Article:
Only in a very technical sense can Mr Cameron's stand last Friday be considered a "defeat". Booker is right
, though. His ambition is casualty of the vote. Any claim that he could somehow negotiate a new relationship for Britain with the EU, then lead a " yes" campaign for us to remain a member, lies in ruins.
In fact, ever since he made that referendum pledge, in January 2013, there was never any hope that his policy could work. The EU could never have allowed the "reform" he was talking of, because it would have been an unprecedented breach of its sacred treaty rules.
What is even clearer, however, is that Friday's debacle has left the EU itself in an even sorrier state than Mr Cameron. It was the Prime Minister who was, forlornly, trying to uphold the rules of that same treaty, by insisting that it is not the right of the European Parliament to nominate a candidate for the European Presidency.
Now we are left with the astonishing spectacle of the "colleagues" having landed themselves with a man who many of them privately agree is hopelessly unfitted for such a taxing job.
Jean Claude Juncker is a chain-smoking boozer, a bad-tempered loner who hates paperwork and whose name was seemingly known to less than one percent of those supposed to have "voted" for him in the recent Euro elections. His only merit in their eyes can be that he has spent his entire career championing further EU integration, which is why he will give two fingers to any attempt by Mr Cameron to win any reduction in the EU's powers.
How apt it was that the same day should have seen the EU signing that agreement with Ukraine and two other former Soviet republics, the moves towards which had been precisely what triggered off this whole crisis with Russia in the first place. The BBC may describe this as simply a "trade agreement", but it is also very much a political and military alliance, which President Putin was bound to see as intolerably provocative.
When history comes to be written, this reckless attempt to expand the EU's empire right into Russia's backyard will be seen to rank alongside the crazy gamble of the euro as the two most obvious symbols of how the "European project" eventually over-reached itself.
And the choice for the most powerful post in the EU of a man so blatantly unsuitable for the job is just another symptom of how we are now looking at an increasingly dysfunctional vanity project which is destroying itself from within, Booker concludes.
For my part, I suspect few will see it that way. But at its heart, the EU is a rules-based organisation. Many times, when it has suited it, it has waived or skirted them. But never has there been an attempt so egregiously to run roughshod over the most basic of its rules, one designed to preserve the institutional balance.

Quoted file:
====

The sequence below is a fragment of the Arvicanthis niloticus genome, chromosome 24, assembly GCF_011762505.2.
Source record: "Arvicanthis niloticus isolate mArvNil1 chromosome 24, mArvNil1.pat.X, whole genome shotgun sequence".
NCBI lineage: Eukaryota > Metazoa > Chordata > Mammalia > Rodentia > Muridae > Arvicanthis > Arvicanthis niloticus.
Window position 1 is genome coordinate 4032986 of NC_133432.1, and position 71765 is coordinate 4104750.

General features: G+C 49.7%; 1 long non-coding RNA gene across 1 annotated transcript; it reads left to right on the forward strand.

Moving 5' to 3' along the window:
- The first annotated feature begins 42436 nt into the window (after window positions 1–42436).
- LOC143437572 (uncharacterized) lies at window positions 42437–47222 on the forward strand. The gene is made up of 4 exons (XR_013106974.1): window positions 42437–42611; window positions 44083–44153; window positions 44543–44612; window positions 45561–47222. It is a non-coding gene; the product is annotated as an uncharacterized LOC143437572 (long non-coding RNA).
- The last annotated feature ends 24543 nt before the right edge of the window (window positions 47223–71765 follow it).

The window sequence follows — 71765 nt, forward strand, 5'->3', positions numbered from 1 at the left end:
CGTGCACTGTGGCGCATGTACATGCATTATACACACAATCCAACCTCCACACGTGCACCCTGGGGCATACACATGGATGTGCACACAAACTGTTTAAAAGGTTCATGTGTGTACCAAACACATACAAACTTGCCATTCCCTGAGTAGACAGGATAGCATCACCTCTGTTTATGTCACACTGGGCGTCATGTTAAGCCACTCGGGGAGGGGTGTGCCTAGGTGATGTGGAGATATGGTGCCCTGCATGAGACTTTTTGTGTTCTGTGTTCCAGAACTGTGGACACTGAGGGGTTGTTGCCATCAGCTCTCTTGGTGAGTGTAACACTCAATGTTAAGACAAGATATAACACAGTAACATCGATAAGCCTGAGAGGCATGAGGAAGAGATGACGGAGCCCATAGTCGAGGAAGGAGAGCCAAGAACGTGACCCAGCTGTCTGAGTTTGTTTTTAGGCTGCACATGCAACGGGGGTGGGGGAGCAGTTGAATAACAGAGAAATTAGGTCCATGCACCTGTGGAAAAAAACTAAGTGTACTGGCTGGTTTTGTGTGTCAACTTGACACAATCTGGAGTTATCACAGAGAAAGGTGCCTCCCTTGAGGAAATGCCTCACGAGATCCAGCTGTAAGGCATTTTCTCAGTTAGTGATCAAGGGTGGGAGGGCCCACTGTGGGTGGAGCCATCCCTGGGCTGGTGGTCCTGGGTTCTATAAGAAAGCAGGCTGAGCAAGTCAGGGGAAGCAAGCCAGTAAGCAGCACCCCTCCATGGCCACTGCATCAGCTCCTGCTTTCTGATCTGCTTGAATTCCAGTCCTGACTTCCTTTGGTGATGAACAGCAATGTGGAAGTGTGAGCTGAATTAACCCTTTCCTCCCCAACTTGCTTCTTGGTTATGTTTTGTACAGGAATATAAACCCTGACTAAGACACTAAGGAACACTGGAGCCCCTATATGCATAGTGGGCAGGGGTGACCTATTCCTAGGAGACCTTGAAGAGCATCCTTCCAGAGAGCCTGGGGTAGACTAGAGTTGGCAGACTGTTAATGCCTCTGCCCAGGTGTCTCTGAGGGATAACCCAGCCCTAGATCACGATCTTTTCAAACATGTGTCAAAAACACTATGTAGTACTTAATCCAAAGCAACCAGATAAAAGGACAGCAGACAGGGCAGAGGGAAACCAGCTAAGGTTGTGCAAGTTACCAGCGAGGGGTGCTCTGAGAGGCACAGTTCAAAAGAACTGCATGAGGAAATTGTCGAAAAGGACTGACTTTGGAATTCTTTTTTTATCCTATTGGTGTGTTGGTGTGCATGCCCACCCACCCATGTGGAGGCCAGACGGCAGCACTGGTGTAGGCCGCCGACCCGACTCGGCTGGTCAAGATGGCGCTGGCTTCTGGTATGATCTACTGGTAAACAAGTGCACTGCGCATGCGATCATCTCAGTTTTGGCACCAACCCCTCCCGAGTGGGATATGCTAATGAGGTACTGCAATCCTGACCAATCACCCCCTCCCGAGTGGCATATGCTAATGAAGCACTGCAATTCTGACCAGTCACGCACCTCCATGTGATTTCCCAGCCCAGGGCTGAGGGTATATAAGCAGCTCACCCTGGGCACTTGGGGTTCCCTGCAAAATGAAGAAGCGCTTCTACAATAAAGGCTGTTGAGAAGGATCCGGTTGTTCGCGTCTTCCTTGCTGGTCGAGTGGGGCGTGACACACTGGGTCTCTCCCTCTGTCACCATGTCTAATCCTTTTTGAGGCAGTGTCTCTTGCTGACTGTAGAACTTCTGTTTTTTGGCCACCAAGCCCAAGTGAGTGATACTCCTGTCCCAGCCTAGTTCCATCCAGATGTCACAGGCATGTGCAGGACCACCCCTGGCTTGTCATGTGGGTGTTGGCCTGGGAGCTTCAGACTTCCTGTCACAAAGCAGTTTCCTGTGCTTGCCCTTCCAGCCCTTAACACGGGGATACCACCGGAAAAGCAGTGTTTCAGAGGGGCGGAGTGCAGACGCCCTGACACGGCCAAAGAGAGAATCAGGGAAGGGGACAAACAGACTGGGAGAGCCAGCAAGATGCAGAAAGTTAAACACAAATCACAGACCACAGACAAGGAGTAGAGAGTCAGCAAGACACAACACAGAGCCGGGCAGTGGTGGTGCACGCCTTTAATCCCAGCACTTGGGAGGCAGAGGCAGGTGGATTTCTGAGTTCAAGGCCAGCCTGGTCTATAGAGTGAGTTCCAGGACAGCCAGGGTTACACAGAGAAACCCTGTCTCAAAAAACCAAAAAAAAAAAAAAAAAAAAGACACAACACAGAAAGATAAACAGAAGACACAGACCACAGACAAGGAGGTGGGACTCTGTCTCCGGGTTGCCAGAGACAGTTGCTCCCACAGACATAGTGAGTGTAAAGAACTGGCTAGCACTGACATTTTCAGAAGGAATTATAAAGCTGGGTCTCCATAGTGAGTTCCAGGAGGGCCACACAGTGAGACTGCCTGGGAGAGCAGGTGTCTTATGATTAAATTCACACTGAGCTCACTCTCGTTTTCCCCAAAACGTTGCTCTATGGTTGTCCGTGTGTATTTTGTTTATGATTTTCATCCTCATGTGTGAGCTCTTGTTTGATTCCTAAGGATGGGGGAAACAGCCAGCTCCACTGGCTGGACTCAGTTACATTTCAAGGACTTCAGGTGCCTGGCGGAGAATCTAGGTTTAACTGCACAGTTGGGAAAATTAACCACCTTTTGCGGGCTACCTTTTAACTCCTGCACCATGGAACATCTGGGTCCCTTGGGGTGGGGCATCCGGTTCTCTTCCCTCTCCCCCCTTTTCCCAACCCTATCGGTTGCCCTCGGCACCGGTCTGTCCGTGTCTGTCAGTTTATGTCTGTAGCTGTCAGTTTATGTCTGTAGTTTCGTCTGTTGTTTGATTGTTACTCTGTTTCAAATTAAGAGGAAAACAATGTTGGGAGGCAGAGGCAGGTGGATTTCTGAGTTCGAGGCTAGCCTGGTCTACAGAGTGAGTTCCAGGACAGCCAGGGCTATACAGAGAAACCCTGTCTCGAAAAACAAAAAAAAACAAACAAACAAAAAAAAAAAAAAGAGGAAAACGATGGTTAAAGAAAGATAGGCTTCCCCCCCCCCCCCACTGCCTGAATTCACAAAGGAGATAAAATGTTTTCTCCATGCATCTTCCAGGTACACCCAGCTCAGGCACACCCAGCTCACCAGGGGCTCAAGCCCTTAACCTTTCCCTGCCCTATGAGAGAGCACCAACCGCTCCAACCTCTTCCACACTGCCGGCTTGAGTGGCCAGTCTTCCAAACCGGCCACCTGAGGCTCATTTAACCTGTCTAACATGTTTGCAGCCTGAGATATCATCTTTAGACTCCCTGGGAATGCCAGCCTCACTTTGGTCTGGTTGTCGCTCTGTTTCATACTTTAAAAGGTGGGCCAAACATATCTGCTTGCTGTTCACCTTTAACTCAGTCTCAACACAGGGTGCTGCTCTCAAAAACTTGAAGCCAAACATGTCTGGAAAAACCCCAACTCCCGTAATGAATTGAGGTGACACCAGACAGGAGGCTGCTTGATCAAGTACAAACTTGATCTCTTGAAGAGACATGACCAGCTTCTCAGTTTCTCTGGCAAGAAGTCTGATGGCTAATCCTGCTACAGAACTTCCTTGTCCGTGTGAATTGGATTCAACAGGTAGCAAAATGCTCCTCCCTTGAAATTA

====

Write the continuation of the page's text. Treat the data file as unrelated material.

Few things in Brussels are more fragile, and more vital to the functioning of the "Community" that the balance between its three primary institutions - the Commission, the Parliament and the Council. In ceding the power to the Parliament, which tends to ally itself with the Commission, the European Council has fundamentally altered the balance of power.
In effect, the Mr Juncker, when he is approved by the European Parliament, will be an imposter - a man who has no right to be where he is, and with no credibility - the "accidental president" who no one wanted. He will, of course, have all the trappings of power, and the "colleagues" will welcome him as one of their own, but he will never be the real thing. He cannot command the untrammelled respect of all three institutions.
As far as the UK goes, Mr Cameron says he still favours negotiating changes with the EU, but, "the job has got harder of keeping Britain in a reformed union". In fact, it is impossible. Whatever kudos he might have gained from confronting the "colleagues", he will lose the moment he comes back from Brussels purporting to have won a new deal.
I cannot see a scenario any more, where a British government can credibly hold a referendum and tell us to vote "yes". That will be the legacy of the Mr Juncker who, in the run-up to the 2005 French referendum, said: "If it's a yes we will say 'on we go', and if it's a no we will say 'we continue'".
What has now changed is that there is nothing he can say that will make any difference. He is a lame duck president lording it over damaged goods.